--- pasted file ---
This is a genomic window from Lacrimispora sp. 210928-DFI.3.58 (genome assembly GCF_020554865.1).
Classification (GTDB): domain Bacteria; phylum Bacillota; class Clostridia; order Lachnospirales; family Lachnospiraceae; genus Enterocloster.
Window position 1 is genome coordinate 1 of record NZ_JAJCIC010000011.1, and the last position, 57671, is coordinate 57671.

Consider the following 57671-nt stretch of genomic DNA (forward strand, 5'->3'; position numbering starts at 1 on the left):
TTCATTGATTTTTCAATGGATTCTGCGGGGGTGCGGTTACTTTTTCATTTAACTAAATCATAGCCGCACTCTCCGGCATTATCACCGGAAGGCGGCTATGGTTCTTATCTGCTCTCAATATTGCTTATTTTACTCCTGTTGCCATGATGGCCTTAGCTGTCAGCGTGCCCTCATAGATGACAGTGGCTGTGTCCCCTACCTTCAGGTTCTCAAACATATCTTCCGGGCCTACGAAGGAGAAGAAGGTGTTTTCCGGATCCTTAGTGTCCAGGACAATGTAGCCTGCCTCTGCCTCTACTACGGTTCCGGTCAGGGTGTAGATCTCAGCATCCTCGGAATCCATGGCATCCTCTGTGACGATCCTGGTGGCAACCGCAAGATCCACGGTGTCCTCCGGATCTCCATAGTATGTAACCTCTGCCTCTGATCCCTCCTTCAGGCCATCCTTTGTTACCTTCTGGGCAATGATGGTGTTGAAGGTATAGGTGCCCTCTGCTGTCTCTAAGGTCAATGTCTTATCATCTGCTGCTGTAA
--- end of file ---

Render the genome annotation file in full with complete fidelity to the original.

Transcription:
This is a genomic window from Lacrimispora sp. 210928-DFI.3.58 (genome assembly GCF_020554865.1).
Classification (GTDB): domain Bacteria; phylum Bacillota; class Clostridia; order Lachnospirales; family Lachnospiraceae; genus Enterocloster.
Window position 1 is genome coordinate 1 of record NZ_JAJCIC010000011.1, and the last position, 57671, is coordinate 57671.

Consider the following 57671-nt stretch of genomic DNA (forward strand, 5'->3'; position numbering starts at 1 on the left):
TTCATTGATTTTTCAATGGATTCTGCGGGGGTGCGGTTACTTTTTCATTTAACTAAATCATAGCCGCACTCTCCGGCATTATCACCGGAAGGCGGCTATGGTTCTTATCTGCTCTCAATATTGCTTATTTTACTCCTGTTGCCATGATGGCCTTAGCTGTCAGCGTGCCCTCATAGATGACAGTGGCTGTGTCCCCTACCTTCAGGTTCTCAAACATATCTTCCGGGCCTACGAAGGAGAAGAAGGTGTTTTCCGGATCCTTAGTGTCCAGGACAATGTAGCCTGCCTCTGCCTCTACTACGGTTCCGGTCAGGGTGTAGATCTCAGCATCCTCGGAATCCATGGCATCCTCTGTGACGATCCTGGTGGCAACCGCAAGATCCACGGTGTCCTCCGGATCTCCATAGTATGTAACCTCTGCCTCTGATCCCTCCTTCAGGCCATCCTTTGTTACCTTCTGGGCAATGATGGTGTTGAAGGTATAGGTGCCCTCTGCTGTCTCTAAGGTCAATGTCTTATCATCTGCTGCTGTAA